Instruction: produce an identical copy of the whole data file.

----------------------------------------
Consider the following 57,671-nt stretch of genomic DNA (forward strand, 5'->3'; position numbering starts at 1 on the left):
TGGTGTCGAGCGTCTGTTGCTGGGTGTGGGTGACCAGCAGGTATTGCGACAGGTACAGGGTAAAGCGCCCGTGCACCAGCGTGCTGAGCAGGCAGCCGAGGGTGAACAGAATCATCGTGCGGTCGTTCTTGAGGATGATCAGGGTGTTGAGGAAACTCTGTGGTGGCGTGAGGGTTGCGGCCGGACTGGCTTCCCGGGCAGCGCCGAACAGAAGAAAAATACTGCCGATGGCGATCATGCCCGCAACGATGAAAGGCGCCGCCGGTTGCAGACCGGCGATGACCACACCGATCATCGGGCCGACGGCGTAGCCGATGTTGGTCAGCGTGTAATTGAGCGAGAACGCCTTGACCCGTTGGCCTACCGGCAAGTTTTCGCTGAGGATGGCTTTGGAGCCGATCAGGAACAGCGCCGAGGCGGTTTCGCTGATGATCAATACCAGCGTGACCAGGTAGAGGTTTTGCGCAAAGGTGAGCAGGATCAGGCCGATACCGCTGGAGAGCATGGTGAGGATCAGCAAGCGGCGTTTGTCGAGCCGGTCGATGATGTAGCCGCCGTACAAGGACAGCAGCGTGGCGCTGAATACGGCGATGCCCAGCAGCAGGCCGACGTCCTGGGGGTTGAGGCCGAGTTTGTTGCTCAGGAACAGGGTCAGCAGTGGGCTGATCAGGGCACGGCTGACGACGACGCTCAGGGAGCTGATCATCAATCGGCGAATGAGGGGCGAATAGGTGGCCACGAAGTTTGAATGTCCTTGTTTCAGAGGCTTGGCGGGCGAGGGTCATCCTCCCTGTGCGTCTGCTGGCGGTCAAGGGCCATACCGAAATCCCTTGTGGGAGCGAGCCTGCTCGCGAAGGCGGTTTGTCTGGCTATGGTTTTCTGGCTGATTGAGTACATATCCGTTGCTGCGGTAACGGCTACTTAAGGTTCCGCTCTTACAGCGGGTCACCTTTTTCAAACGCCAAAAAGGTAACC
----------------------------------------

Consider the following 57,671-nt stretch of genomic DNA (forward strand, 5'->3'; position numbering starts at 1 on the left):
TGGTGTCGAGCGTCTGTTGCTGGGTGTGGGTGACCAGCAGGTATTGCGACAGGTACAGGGTAAAGCGCCCGTGCACCAGCGTGCTGAGCAGGCAGCCGAGGGTGAACAGAATCATCGTGCGGTCGTTCTTGAGGATGATCAGGGTGTTGAGGAAACTCTGTGGTGGCGTGAGGGTTGCGGCCGGACTGGCTTCCCGGGCAGCGCCGAACAGAAGAAAAATACTGCCGATGGCGATCATGCCCGCAACGATGAAAGGCGCCGCCGGTTGCAGACCGGCGATGACCACACCGATCATCGGGCCGACGGCGTAGCCGATGTTGGTCAGCGTGTAATTGAGCGAGAACGCCTTGACCCGTTGGCCTACCGGCAAGTTTTCGCTGAGGATGGCTTTGGAGCCGATCAGGAACAGCGCCGAGGCGGTTTCGCTGATGATCAATACCAGCGTGACCAGGTAGAGGTTTTGCGCAAAGGTGAGCAGGATCAGGCCGATACCGCTGGAGAGCATGGTGAGGATCAGCAAGCGGCGTTTGTCGAGCCGGTCGATGATGTAGCCGCCGTACAAGGACAGCAGCGTGGCGCTGAATACGGCGATGCCCAGCAGCAGGCCGACGTCCTGGGGGTTGAGGCCGAGTTTGTTGCTCAGGAACAGGGTCAGCAGTGGGCTGATCAGGGCACGGCTGACGACGACGCTCAGGGAGCTGATCATCAATCGGCGAATGAGGGGCGAATAGGTGGCCACGAAGTTTGAATGTCCTTGTTTCAGAGGCTTGGCGGGCGAGGGTCATCCTCCCTGTGCGTCTGCTGGCGGTCAAGGGCCATACCGAAATCCCTTGTGGGAGCGAGCCTGCTCGCGAAGGCGGTTTGTCTGGCTATGGTTTTCTGGCTGATTGAGTACATATCCGTTGCTGCGGTAACGGCTACTTAAGGTTCCGCTCTTACAGCGGGTCACCTTTTTCAAACGCCAAAAAGGTAACC